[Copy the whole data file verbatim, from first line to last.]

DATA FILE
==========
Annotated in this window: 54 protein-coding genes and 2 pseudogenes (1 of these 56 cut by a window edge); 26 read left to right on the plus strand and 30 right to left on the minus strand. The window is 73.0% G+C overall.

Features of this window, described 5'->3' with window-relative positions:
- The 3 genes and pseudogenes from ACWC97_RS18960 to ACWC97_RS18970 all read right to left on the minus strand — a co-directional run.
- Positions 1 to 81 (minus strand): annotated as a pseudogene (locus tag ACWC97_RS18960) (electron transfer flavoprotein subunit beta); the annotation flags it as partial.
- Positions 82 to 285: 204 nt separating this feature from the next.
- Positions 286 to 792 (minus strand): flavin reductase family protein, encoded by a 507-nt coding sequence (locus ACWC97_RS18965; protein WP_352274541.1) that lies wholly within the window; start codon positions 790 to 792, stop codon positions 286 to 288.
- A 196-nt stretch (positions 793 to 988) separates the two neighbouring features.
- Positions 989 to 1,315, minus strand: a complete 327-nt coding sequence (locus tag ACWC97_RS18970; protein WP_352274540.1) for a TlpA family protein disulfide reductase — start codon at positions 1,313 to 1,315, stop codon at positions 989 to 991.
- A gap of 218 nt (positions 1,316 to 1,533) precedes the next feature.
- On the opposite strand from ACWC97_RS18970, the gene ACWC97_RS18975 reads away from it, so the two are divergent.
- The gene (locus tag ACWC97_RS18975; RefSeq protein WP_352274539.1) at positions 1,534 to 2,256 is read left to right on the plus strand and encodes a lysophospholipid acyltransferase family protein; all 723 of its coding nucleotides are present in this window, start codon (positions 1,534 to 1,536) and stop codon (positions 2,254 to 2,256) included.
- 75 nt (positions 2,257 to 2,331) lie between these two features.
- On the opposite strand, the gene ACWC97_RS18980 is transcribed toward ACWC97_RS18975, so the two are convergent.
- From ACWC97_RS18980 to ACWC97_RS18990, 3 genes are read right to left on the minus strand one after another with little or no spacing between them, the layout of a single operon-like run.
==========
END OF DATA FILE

Annotated in this window: 54 protein-coding genes and 2 pseudogenes (1 of these 56 cut by a window edge); 26 read left to right on the plus strand and 30 right to left on the minus strand. The window is 73.0% G+C overall.

Features of this window, described 5'->3' with window-relative positions:
- The 3 genes and pseudogenes from ACWC97_RS18960 to ACWC97_RS18970 all read right to left on the minus strand — a co-directional run.
- Positions 1 to 81 (minus strand): annotated as a pseudogene (locus tag ACWC97_RS18960) (electron transfer flavoprotein subunit beta); the annotation flags it as partial.
- Positions 82 to 285: 204 nt separating this feature from the next.
- Positions 286 to 792 (minus strand): flavin reductase family protein, encoded by a 507-nt coding sequence (locus ACWC97_RS18965; protein WP_352274541.1) that lies wholly within the window; start codon positions 790 to 792, stop codon positions 286 to 288.
- A 196-nt stretch (positions 793 to 988) separates the two neighbouring features.
- Positions 989 to 1,315, minus strand: a complete 327-nt coding sequence (locus tag ACWC97_RS18970; protein WP_352274540.1) for a TlpA family protein disulfide reductase — start codon at positions 1,313 to 1,315, stop codon at positions 989 to 991.
- A gap of 218 nt (positions 1,316 to 1,533) precedes the next feature.
- On the opposite strand from ACWC97_RS18970, the gene ACWC97_RS18975 reads away from it, so the two are divergent.
- The gene (locus tag ACWC97_RS18975; RefSeq protein WP_352274539.1) at positions 1,534 to 2,256 is read left to right on the plus strand and encodes a lysophospholipid acyltransferase family protein; all 723 of its coding nucleotides are present in this window, start codon (positions 1,534 to 1,536) and stop codon (positions 2,254 to 2,256) included.
- 75 nt (positions 2,257 to 2,331) lie between these two features.
- On the opposite strand, the gene ACWC97_RS18980 is transcribed toward ACWC97_RS18975, so the two are convergent.
- From ACWC97_RS18980 to ACWC97_RS18990, 3 genes are read right to left on the minus strand one after another with little or no spacing between them, the layout of a single operon-like run.